For the elite, violence is a lucrative business. "They benefit from the war," says Hurtado. "They’ve extended their estates through displacement of campesinos, who obtain land for their cows and crops. Once they’ve worked the land, groups arrive and force them out. They take over the lands and claim to be the legitimate owners."
The US and Plan Colombia: Blood Money
Within the talks between the Santos administration and the FARC, there is currently disparity over the issue of disarmament and the creation of demilitarized "concentration zones" where FARC members will remain during the demobilization process. The guerrillas are extremely cautious. History has taught brutal lessons to insurgents seeking integration into civil society.
In 1984 the FARC agreed on a peace deal with the government of Belisario Betancur. Demobilized guerrillas formed the left-wing political party Patriotic Union in 1985, which supported land redistribution, nationalization of industry, and health and education reform for the country’s poor. In return, the Colombian state launched a terror campaign which killed around 5,000 UP members and supporters over the next few years.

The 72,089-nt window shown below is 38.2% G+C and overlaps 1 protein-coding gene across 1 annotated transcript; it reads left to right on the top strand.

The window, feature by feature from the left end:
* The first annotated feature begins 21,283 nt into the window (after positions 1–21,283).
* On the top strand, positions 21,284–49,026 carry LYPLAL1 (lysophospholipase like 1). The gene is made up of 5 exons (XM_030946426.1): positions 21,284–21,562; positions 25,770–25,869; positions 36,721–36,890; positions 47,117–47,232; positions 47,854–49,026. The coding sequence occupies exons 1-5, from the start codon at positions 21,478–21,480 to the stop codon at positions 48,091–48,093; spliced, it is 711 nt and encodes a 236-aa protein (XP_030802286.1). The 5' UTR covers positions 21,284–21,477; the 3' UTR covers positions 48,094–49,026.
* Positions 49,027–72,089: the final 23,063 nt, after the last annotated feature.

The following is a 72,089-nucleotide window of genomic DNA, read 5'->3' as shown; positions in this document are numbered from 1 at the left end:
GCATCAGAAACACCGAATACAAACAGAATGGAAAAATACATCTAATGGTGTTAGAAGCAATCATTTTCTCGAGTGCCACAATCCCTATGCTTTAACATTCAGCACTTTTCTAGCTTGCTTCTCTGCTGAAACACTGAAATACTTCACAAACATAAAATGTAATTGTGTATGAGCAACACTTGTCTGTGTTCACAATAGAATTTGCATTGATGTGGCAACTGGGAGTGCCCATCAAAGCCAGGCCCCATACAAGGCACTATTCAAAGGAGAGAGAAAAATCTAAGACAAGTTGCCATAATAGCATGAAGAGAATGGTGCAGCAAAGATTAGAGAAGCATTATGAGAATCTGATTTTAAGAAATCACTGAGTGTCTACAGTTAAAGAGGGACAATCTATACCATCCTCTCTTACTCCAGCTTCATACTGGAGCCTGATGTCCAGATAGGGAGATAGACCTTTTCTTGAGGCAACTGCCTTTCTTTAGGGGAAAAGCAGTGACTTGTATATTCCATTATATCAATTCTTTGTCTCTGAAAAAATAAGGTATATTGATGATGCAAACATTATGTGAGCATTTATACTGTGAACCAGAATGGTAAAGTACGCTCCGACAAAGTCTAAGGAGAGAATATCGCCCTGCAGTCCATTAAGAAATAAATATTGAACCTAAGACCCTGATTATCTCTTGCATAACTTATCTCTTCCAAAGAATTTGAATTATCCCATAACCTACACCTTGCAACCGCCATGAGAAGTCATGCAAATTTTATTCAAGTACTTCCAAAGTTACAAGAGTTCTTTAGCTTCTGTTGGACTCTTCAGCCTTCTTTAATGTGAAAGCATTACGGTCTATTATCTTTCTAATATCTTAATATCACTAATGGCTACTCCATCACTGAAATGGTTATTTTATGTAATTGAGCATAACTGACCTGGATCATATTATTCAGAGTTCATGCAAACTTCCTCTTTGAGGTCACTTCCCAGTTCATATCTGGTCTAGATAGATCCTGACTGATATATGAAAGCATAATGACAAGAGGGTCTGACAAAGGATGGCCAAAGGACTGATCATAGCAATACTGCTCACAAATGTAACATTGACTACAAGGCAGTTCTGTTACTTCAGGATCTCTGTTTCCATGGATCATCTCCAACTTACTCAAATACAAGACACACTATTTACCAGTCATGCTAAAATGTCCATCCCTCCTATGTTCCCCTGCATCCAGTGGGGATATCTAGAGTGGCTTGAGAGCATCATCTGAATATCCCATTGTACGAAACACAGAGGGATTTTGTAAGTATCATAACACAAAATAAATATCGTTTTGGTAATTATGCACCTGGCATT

"The Patriotic Union was a political organization," says Hurtado. "It was almost a genocide because so many members were killed or forced into exile. Now, they continue to kill the leaders and social fighters who support the objective of peace."
Political activism in Colombia is fraught with danger. Between 2011 and 2015, there were at least 534 murders of activists, unionists, journalists and community leaders.
At the vanguard of popular mobilization is the Patriotic March , formed in 2012 from a network of grassroots organisations. So far, 117 Patriotic March members have been murdered. "They [the state] don’t want to acknowledge the attempted genocide that Colombia is again experiencing with the Patriotic March like it previously saw with the UP," says Hurtado. "That’s why we need the international community to pressure the Colombian government to take action."
But is the international community listening? The U.S. government recently denied a visa to former senator Piedad Cordoba, a member of the Patriotic March and a 2009 Nobel Peace Prize nominee. This prevented her from speaking at the Inter-American Court of Human Rights. In April, she survived an attempted assassination attack by paramilitaries in the department of Choco.